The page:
Sonoma County teens face crossroads after high school graduation
Celine Hogan remembers thinking when she entered high school that the next four years would crawl by. So last Wednesday, as the Windsor High School senior found herself preparing to graduate in just a few days, she felt surprised to suddenly find herself at a major crossroads in her young life.
“It went by really fast,” she marveled after school that day. “It can be intimidating, everyone asking you what you want to do. I’m still figuring that out.”
The 17-year-old plans to enroll in Santa Rosa Junior College this summer or next fall. She says that will allow her time to choose the right career path while avoiding significant student loan debt.
Hogan is far from alone in weighing these sorts of life-changing decisions.
About 4,600 teens across Sonoma County are facing similar choices as they receive their diplomas over a two-week flurry of pomp and circumstance before fanning out around the state, country and world to craft their futures.
Graduation season began last Sunday, when Cardinal Newman High School handed out 157 diplomas. On Saturday night, about 400 students graduated from Windsor Unified School District. The bulk of graduation ceremonies will culminate next Friday, when the county’s largest districts - including Santa Rosa City Schools, Petaluma City Schools and Cotati-Rohnert Park Unified - hold their commencements.
After they walk off the stage, their shared journey of the last four years will split into several distinctly different directions.
If the past holds true, about 44 percent will enroll next fall in Santa Rosa Junior College, according to the most recent data available about the paths taken by local high school students. Ten percent will go straight to a California State University campus and 6 percent will be admitted to a University of California campus, based on tracking data for their immediate predecessors in the class of 2014.
The remaining 40 percent will take another route, many of them entering the workforce or the military or enrolling in private and out-of-state universities.
Roughly 12 percent of their fellow students didn’t make it to graduation, dropping out of local high schools, according to 2014 data from the state Department of Education.
Which path they choose will have ramifications for the rest of their lives.
An adult with a four-year bachelor’s degree who lives in Sonoma County earns a median income of just over $52,000 a year, compared to about $38,000 for those with a two-year associate’s degree and just $32,000 for those with high school diplomas, based on the most recent U.S. Census data.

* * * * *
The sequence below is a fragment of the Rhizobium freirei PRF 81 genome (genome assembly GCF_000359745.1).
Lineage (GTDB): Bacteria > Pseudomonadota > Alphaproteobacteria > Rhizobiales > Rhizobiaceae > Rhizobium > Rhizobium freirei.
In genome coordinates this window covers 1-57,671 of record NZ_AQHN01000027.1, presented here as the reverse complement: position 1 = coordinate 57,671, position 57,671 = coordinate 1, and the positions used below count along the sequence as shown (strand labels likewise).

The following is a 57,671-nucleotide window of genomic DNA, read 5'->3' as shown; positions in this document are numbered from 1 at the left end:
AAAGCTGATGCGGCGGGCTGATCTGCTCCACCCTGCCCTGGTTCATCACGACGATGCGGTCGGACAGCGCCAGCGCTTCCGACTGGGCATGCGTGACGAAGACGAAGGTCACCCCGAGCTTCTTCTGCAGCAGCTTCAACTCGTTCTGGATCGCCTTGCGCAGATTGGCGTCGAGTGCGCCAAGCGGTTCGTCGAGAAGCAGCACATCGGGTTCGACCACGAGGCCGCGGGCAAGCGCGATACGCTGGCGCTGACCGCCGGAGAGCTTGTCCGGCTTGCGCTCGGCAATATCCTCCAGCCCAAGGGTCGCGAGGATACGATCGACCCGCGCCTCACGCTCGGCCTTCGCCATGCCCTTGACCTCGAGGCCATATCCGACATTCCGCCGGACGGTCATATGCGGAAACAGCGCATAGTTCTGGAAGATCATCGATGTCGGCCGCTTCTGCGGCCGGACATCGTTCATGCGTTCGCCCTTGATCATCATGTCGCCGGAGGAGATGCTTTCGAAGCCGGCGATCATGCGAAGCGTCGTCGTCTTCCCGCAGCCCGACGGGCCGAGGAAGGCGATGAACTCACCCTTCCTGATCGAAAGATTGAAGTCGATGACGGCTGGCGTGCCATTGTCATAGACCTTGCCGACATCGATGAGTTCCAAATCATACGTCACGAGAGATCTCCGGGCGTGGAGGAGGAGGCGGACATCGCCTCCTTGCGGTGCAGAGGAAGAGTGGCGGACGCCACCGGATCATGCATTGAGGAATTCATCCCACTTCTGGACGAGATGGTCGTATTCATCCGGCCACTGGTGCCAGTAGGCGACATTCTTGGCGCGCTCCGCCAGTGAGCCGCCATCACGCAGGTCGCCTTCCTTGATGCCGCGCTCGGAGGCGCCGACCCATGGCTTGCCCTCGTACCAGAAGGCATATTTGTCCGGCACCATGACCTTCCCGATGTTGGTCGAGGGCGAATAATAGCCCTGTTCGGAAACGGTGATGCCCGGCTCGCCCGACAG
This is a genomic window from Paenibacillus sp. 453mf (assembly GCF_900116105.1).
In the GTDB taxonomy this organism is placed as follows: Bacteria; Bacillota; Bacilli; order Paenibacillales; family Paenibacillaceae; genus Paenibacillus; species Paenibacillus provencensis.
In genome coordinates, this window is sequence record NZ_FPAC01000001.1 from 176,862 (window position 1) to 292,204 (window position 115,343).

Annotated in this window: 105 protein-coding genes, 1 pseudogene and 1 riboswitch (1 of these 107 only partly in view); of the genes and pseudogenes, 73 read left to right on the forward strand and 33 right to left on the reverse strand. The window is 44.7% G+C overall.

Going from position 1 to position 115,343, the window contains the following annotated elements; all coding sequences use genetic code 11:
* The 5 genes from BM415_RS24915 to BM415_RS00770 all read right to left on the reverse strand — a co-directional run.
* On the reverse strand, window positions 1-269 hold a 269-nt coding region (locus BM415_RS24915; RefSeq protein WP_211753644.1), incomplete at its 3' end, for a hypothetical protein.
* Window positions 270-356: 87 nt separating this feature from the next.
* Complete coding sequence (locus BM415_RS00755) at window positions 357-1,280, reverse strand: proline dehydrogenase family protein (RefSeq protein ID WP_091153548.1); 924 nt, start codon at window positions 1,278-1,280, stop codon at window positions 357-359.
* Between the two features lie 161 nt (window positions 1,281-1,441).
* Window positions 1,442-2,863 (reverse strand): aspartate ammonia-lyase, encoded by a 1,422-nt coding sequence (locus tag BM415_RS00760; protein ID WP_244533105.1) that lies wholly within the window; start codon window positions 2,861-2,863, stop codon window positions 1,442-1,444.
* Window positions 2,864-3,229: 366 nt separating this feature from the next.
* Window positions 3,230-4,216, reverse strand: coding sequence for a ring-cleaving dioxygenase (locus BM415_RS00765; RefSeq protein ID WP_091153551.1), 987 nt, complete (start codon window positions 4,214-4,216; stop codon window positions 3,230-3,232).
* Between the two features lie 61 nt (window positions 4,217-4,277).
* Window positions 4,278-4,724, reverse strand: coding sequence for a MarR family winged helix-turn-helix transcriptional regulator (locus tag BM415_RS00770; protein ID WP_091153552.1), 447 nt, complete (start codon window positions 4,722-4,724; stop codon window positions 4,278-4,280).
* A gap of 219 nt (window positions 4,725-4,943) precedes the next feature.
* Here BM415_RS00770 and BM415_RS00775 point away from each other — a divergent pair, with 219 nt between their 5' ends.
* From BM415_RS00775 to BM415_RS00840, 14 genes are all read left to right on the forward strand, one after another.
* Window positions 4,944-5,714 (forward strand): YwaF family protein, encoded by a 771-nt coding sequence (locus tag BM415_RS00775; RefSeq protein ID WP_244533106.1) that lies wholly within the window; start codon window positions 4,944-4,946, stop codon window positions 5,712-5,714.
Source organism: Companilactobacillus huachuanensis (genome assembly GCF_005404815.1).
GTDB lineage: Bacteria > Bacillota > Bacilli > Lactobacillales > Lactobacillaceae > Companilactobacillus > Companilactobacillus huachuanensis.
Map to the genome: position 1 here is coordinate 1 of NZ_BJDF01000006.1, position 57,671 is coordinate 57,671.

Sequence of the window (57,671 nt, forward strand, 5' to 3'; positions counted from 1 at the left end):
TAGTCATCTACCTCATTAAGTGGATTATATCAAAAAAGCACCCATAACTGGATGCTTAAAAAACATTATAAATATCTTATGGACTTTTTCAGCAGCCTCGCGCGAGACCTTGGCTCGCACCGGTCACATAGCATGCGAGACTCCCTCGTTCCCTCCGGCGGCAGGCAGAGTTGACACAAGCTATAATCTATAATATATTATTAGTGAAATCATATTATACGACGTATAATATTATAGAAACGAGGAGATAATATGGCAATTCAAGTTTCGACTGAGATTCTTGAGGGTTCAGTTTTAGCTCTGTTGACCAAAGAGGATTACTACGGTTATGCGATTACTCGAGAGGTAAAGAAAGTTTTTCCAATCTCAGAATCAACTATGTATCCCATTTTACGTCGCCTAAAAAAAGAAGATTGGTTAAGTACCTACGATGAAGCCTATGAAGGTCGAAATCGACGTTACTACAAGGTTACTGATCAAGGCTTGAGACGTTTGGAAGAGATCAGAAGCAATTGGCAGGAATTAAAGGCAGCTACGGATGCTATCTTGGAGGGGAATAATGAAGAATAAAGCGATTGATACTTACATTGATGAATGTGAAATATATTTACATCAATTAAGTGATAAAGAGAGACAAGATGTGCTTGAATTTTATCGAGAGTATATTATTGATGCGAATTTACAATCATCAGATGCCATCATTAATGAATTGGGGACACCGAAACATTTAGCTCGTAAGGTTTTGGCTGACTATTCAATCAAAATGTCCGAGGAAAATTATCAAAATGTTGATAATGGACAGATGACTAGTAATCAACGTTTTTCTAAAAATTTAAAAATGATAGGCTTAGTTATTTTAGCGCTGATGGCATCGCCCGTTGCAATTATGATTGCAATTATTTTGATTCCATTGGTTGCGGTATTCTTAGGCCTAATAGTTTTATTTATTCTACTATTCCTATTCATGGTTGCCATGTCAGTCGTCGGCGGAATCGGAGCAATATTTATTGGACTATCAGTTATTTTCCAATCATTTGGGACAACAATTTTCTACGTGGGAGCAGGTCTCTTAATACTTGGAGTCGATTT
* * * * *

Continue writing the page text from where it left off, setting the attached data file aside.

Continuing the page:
Like many of the students headed for SRJC, Hogan says she chose the junior college because it will allow her to take a variety of classes and determine her strengths before settling on a major.
“I want to take time to make sure what I pursue is worthwhile,” she said. It doesn’t hurt that the junior college is a top-ranked institution with a great reputation, she added.
The Windsor resident talked about her future with a good deal of pragmatism but also a measure of idealism and enthusiasm. She plans to spend her summer narrowing in on potential majors, perhaps through job shadowing, in addition to working part-time. Her interests range from public health to social work to opening a small business.
“I know I’m good with people and I want to pursue something where I can be active in the community,” she said.
She’ll live with family so she doesn’t have to worry about the skyrocketing price of rent around the county. She plans to minor in business and eventually transfer to a four-year school.
Hogan struggles with a form of dyslexia and stays about two hours after school each day to complete the work necessary to keep up her grades. She said the extra effort has helped prepare her for her future.
“When I worked harder and asked for help, it boosted my self-esteem to know I could better myself,” she said. “I think I can look into the future knowing I’m very goal-oriented and whatever I set my mind to I can achieve.”
While many students are in Hogan’s shoes, still exploring the many options before them, others have known what they want to do for years.
Technology High Senior Alia Saloman, for instance, will be attending Chico State’s pre-veterinary program to pursue her dream of becoming a veterinarian, which she’s had since age six. And Piner High School senior Megan Poulsen will head to Sacramento State to major in biology with the goal of becoming a high school biology teacher, the kind that inspired her love of learning.
Poulsen said a freshman biology class first ignited her interest in that career. Subsequent classes with a favorite teacher have kept the flame alive.